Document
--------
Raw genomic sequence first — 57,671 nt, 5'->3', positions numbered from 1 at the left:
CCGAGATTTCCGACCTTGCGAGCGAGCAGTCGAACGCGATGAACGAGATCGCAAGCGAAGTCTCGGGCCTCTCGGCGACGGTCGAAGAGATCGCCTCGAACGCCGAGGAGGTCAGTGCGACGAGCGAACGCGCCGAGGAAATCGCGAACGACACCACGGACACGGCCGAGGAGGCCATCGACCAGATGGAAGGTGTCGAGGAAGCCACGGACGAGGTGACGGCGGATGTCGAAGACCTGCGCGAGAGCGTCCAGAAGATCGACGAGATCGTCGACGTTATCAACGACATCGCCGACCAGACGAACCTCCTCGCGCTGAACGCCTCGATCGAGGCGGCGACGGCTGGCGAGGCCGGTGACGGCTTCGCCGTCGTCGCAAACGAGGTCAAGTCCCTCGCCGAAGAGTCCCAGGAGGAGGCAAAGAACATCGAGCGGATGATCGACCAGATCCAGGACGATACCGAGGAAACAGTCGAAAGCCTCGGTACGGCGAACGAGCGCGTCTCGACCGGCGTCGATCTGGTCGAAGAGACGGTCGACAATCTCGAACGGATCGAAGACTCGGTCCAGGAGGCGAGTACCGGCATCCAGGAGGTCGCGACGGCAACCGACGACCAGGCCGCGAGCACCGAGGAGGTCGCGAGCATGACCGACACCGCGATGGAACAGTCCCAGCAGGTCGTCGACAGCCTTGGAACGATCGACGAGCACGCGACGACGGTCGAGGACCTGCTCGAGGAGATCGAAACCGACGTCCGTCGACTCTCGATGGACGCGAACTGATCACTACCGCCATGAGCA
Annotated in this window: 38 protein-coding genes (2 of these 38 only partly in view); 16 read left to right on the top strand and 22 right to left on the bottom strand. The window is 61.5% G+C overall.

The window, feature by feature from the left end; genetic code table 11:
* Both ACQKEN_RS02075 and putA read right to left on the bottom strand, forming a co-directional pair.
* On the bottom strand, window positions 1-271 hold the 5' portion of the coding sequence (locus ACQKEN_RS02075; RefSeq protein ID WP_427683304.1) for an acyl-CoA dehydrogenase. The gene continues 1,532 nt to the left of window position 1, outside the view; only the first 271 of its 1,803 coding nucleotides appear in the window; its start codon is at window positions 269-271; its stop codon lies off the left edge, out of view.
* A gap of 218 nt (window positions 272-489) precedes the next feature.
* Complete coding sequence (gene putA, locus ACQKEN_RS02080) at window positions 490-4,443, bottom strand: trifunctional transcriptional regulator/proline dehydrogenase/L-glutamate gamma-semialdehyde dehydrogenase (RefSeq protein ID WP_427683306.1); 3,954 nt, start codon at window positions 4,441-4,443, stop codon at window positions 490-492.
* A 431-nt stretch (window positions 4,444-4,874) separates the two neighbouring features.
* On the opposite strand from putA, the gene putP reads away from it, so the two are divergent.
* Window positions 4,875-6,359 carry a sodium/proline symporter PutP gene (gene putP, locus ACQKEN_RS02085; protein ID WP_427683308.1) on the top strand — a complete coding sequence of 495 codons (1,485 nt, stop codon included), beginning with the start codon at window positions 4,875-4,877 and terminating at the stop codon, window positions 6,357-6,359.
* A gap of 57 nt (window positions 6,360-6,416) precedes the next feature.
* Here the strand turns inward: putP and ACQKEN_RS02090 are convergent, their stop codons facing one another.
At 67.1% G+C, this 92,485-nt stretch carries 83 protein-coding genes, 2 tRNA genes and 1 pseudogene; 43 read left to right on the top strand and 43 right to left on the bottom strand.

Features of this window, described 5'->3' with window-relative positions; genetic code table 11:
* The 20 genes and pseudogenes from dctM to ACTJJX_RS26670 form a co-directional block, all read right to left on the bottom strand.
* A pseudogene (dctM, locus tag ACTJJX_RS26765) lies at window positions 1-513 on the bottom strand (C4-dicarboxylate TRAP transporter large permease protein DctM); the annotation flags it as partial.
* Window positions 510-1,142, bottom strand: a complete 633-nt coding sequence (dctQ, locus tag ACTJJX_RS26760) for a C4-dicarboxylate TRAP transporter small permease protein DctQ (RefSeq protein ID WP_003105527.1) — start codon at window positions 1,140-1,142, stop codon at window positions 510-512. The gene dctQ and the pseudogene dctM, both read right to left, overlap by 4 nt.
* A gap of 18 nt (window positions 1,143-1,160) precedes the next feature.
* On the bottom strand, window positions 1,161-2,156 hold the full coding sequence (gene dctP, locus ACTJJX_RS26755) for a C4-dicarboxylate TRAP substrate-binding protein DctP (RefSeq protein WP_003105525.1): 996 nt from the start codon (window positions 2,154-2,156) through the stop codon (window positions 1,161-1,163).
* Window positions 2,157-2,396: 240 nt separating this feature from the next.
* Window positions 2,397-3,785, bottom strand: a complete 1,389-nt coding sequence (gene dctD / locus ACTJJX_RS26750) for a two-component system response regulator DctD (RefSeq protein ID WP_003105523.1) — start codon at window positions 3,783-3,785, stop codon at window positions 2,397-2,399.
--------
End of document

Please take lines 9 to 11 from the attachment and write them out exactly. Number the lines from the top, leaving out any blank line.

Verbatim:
* A 431-nt stretch (window positions 4,444-4,874) separates the two neighbouring features.
* On the opposite strand from putA, the gene putP reads away from it, so the two are divergent.
* Window positions 4,875-6,359 carry a sodium/proline symporter PutP gene (gene putP, locus ACQKEN_RS02085; protein ID WP_427683308.1) on the top strand — a complete coding sequence of 495 codons (1,485 nt, stop codon included), beginning with the start codon at window positions 4,875-4,877 and terminating at the stop codon, window positions 6,357-6,359.